By Scott McLennan
This is an amazing follow-up to Billy Strings’s Grammy-winning Home album.
Renewal, Billy Strings (Rounder)
Bluegrass music is definitely having a moment; Sturgill Simpson and John Hiatt leaned into the high lonesome sound on recent records, while banjo ace Bela Fleck returned to a purely bluegrass sound for his latest project.
But guitarist Billy Strings, the genre’s brightest new star, is having an even bigger moment and transcending set labels altogether with “Renewal,” his third full-length release.
The record is cohesive in its sound, which is rooted in acoustic instruments, but the players are also pushing forward into interesting musical terrain, places where country music overlaps with folk balladry and mandolins and fiddles brush up against the dynamics of rock ’n’ roll.
This commitment to subtlety is inspired by the wonderful material produced from earlier progressive bluegrass movements, from the likes of New Grass Revival, Hot Rize, the David Grisman Quintet and many others. And, atop that earlier base, Strings brings to a table a sound that reflects the musical sensibilities of a band leader who got his start playing heavy metal as a kid, can do a mean cover of Post Malone’s pop hit “Circles,” has become a bit of Jerry Garcia disciple, and recently popped off collaborations with rapper RMR, indie rocker Fences, and bluegrass legend Del McCoury. All of these tracks were separately released singles, none of which are among the 16 songs that made it on to Renewal.
Add to this creative fury as much touring as humanly possible around slowly lifting pandemic restrictions — and now an amazing follow-up to his Grammy-winning Home album.
The songwriting on Renewal is tight and varied, blending personal introspection occasioned by a bit of heartbreak with other tunes that offer broader commentary about the shambles that is the modern world. And, for good measure, there are a few tales of crooked characters, sort of a Strings hallmark going back to early fan favorite “Dust in a Baggie.”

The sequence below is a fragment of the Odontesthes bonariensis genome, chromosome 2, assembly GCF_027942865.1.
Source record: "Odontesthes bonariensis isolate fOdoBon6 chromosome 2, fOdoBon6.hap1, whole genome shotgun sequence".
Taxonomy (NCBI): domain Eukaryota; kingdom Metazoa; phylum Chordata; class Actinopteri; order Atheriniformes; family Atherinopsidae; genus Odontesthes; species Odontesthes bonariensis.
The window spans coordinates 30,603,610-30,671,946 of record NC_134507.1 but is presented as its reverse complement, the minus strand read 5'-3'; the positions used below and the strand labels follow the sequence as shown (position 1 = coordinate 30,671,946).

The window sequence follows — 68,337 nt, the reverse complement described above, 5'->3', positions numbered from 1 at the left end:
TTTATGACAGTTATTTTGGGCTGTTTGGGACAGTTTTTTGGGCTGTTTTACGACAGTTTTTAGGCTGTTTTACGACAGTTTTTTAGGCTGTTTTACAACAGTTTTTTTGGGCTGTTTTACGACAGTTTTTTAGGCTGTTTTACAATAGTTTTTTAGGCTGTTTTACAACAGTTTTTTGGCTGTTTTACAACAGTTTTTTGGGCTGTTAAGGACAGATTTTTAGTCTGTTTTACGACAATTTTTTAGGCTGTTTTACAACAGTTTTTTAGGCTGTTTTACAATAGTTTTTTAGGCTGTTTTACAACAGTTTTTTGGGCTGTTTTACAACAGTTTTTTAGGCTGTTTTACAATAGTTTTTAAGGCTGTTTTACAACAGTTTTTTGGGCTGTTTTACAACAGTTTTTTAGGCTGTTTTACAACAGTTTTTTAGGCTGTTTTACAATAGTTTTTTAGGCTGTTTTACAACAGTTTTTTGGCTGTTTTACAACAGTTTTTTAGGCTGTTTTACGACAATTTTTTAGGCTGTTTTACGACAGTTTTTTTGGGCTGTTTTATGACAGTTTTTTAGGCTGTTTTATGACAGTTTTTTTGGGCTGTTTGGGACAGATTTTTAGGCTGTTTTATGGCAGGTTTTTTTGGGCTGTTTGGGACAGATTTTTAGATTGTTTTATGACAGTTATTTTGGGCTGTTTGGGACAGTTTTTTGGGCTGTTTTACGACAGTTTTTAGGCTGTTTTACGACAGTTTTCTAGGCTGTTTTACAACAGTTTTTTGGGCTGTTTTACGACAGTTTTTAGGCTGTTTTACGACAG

If Renewal needs a tag line, you could probably use this line from “This Old World”: “I’m a witness to the fight between the darkness and the light.”
Some of the record is downright harrowing — “Nothing’s Working” oozes desperation. But in other spots — particularly the ebullient instrumentals “Ice Bridges” and “Running the Route” — the music summons joy.
Strings is at his most emotionally rich on “In the Morning Light,” a delicate meditation on love that is poignant without turning maudlin.
“Hellbender” and “The Fire On My Tongue” are roguish, hangdog campfire tales. “Fire Line” comes across as a vivid and damning critique of the contemporary political and social climates: “It’s a poison dream/ Keeps me running through the night/ I’ll take it all and then some more/ By the dawning of the sickly morning light.”
A lot of the record’s songs, though, bounce between contrasting moods. “Heartbeat of America” is anxious as well as ominous. “Secrets” is damning yet somehow hopeful.
Throughout, Strings is the confident ringleader, singing and playing guitar with bravado and ingenuity. But Renewal succeeds on the collaborative strength of Strings and his bandmates as well as a few other guest performers. Fiddle player John Mailander in particular is a marvelously dynamic presence throughout the record, adding a sonic element that is right at home, yet typically not heard in Strings’ live sets. (Strings would be wise to kidnap Mailander from Bruce Hornsby’s Noisemakers.)
Strings’ bandmates — mandolin player Jarrod Walker, banjo player Billy Failing, and bassist Royal Masat — are all masterful, passing around solos with the guitarist. The trio also intuitively know when to lock into a hardcore bluegrass groove (“Red Daisy”) or blast off into space (“Hide and Seek”). Both of those songs are album highlights, but for completely different reasons.
It’s this multifariousness that makes Renewal so successful; this is a work that offers many paths from a central starting point. The more you travel through the record, the more you see how interconnected the songs are, as well as just how distinctive each is.
Billy Strings is set to perform in Boston on Nov. 17 at the Boch Center-Wang Theatre.
Scott McLennan covered music for the Worcester Telegram & Gazette from 1993 to 2008. He then contributed music reviews and features to the Boston Globe, Providence Journal, Portland Press Herald, and WGBH, as well as to the Arts Fuse. He also operated the NE Metal blog to provide in-depth coverage of the region’s heavy metal scene.